Dietswell expanding rig inspection, conceptual drilling services
Factorig, a division of Paris-based well engineering services provider Dietswell, was formed in Abu Dhabi in 2006 to provide rig inspection and QHSE auditing services using proprietary software developed for a wide range of drilling equipment.
Global drilling needs have led to growing numbers of rigs entering yards in the Middle East for overhaul programs and of newbuild rigs under construction at yards in the Far East. This has led to a surge in demand for inspection services.
One company that has benefited is Factorig, a division of Paris-based well engineering services provider Dietswell. Factorig was formed in Abu Dhabi in 2006 to provide rig inspection and QHSE auditing services using proprietary software developed for a wide range of drilling equipment. It has since audited hundreds of offshore and onshore drilling units operating worldwide, mainly for independent oil companies, IOCs, and NOCs, but also for some of the second-tier drilling contractors.
|The Horseshoe rig tender-assist drilling concept that Dietswell submitted for Total's Moho Nord.|
Since 2011 the company has been auditing ADMA-OPCO and ZADCO's jackup and barge fleet in Abu Dhabi. Other current or recent programs include supervising a construction program on a semisubmersible tender rig hired for the Foxtrot development offshore Côte d'Ivoire; providing corrosion analysis and inspection services for a platform rig in the Caspian Sea, owned by a platform drilling contractor in Baku; and providing advice on rectification measures for two jackups that suffered punch through working off West Africa and in the Persian Gulf.
Factorig's inspectors include experienced specialists that formerly worked for Schlumberger, Pride, and Sedco Forex. They can provide analysis of mechanical, top drive, and electrical failures, or other issues followed by recommendations on repairs/modifications, or assistance for equipment recertification.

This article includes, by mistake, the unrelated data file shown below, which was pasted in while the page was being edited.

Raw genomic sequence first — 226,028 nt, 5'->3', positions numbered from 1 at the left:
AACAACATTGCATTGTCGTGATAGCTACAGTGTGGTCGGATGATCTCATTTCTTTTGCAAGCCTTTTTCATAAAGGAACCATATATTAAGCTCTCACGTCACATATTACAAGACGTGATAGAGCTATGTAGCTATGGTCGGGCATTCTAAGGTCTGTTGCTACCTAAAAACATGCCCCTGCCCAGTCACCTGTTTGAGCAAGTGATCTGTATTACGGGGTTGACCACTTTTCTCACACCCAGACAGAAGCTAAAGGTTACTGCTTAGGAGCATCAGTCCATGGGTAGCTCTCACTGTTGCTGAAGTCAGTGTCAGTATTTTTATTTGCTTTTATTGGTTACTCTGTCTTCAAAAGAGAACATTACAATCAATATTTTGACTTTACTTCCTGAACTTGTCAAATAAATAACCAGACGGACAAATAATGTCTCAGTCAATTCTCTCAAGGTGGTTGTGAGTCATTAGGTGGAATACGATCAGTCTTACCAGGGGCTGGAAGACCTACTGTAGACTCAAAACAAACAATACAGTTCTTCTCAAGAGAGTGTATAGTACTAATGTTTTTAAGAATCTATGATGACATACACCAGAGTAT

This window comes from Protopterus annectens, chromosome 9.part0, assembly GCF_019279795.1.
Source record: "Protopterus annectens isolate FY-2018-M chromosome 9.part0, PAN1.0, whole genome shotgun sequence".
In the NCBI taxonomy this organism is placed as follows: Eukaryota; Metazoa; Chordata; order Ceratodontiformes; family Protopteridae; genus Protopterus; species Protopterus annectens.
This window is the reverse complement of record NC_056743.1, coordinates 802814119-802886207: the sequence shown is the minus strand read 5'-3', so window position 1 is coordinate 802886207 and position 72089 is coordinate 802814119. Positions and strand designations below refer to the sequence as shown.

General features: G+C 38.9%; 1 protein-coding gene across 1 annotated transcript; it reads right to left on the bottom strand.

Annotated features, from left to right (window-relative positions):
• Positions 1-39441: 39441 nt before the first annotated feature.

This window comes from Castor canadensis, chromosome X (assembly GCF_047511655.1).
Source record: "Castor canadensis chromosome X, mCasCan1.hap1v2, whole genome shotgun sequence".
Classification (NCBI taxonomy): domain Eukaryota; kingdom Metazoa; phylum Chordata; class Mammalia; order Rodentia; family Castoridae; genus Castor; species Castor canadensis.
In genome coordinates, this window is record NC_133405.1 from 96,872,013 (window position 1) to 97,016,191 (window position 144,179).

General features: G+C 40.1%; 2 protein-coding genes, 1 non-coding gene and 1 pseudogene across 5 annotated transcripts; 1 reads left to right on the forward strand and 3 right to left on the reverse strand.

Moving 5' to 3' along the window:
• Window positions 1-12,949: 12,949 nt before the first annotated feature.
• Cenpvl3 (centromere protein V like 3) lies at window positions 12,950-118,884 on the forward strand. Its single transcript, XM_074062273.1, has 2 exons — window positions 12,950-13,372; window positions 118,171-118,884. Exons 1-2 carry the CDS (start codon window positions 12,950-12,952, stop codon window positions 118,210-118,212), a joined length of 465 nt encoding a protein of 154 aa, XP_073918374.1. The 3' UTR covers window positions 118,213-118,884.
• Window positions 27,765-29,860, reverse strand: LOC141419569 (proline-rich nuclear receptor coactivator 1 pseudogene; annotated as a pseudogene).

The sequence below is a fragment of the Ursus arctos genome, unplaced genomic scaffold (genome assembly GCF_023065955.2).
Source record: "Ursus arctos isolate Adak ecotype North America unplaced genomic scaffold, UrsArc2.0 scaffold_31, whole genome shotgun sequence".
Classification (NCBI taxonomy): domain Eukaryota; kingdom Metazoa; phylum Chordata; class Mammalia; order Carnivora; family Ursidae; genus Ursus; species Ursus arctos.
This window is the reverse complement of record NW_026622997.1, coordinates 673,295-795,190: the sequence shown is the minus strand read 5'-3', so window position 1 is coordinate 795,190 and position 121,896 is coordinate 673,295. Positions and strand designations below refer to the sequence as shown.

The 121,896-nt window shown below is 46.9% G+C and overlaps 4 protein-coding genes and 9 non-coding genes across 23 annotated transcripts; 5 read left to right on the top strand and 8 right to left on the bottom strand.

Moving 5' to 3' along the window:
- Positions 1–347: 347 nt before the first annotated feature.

"Around 50% of Factorig's business is offshore," says Dietswell CEO Jean-Claude Bourdon. "In the Middle East we are inspecting and supervising various ongoing rig upgrade/revamp operations at yards such as Lamprell's Sharjah complex, while farther east we are becoming more active assisting newbuild jackup programs at Keppel FELS in Singapore and in Chinese construction yards, making sure that the rigs are fit for purpose. On modern rigs in particular there is a lot to do because of the increased level of equipment and automation. It's a long and complex job, and post-Macondo, the rules are getting stricter."
Another growing service following Macondo involves analysis of a rig's subsea equipment. "Based on OEM and other published information," Bourdon says, "we have developed a database which we use to assess the status of a customer's equipment and to highlight any deficiencies. We test every item on a rig. We go into the customer's preventive systems to ensure that the OEM's rules are being followed. If the contractor can't provide information in certain cases, and depending on how serious the deficiency is, we will issue a yellow or red card, with the customer then taking appropriate action."
|Dietswell-designed drilling pad for the Caspian Sea.|